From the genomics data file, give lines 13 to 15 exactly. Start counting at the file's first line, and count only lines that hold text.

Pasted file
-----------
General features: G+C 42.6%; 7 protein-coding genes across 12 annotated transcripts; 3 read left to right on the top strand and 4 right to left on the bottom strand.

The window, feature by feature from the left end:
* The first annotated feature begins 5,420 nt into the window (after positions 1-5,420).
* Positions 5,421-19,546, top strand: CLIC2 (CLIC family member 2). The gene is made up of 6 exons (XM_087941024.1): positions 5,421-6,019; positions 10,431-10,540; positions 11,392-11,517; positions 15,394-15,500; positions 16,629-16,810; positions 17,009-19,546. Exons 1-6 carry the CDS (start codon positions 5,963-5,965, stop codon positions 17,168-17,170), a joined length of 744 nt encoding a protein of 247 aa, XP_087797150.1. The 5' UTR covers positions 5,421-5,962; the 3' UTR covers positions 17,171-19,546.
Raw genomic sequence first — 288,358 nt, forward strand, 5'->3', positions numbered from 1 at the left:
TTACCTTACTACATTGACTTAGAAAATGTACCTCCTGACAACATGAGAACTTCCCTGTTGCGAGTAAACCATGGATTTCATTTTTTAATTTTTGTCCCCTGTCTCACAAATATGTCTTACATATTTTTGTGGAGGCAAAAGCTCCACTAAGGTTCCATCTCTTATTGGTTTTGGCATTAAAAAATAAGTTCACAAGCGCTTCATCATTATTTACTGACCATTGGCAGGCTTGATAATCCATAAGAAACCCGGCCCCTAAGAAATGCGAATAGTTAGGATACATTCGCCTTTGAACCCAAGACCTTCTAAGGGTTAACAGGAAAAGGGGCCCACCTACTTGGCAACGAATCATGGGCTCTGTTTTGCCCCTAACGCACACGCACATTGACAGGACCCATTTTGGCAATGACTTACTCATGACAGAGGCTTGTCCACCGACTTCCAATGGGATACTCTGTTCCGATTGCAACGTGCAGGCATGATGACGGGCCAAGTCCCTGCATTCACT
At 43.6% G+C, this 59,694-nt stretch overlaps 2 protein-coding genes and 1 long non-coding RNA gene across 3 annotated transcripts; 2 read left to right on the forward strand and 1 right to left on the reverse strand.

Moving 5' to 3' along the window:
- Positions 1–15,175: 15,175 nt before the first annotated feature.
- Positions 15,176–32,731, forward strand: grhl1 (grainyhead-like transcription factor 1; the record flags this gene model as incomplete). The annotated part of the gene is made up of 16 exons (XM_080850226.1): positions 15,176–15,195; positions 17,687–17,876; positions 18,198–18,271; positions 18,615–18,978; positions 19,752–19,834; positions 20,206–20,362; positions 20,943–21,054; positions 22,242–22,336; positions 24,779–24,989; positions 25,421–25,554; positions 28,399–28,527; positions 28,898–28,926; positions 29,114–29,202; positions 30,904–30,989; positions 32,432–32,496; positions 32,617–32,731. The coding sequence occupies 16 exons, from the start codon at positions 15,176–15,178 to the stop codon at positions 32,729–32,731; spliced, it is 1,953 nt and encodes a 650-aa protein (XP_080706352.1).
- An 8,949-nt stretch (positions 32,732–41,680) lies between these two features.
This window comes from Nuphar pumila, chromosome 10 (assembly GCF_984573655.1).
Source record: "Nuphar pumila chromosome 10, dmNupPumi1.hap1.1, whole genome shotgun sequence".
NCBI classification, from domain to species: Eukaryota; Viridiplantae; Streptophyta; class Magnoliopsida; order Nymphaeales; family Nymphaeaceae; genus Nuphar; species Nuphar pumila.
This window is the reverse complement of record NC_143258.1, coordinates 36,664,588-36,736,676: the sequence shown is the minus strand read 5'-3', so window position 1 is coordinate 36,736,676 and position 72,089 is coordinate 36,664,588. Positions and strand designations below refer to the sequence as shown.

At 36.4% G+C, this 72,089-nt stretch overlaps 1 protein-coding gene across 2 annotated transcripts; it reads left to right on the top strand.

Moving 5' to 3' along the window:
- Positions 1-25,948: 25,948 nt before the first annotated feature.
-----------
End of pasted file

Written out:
Source record: "Nuphar pumila chromosome 10, dmNupPumi1.hap1.1, whole genome shotgun sequence".
NCBI classification, from domain to species: Eukaryota; Viridiplantae; Streptophyta; class Magnoliopsida; order Nymphaeales; family Nymphaeaceae; genus Nuphar; species Nuphar pumila.
This window is the reverse complement of record NC_143258.1, coordinates 36,664,588-36,736,676: the sequence shown is the minus strand read 5'-3', so window position 1 is coordinate 36,736,676 and position 72,089 is coordinate 36,664,588. Positions and strand designations below refer to the sequence as shown.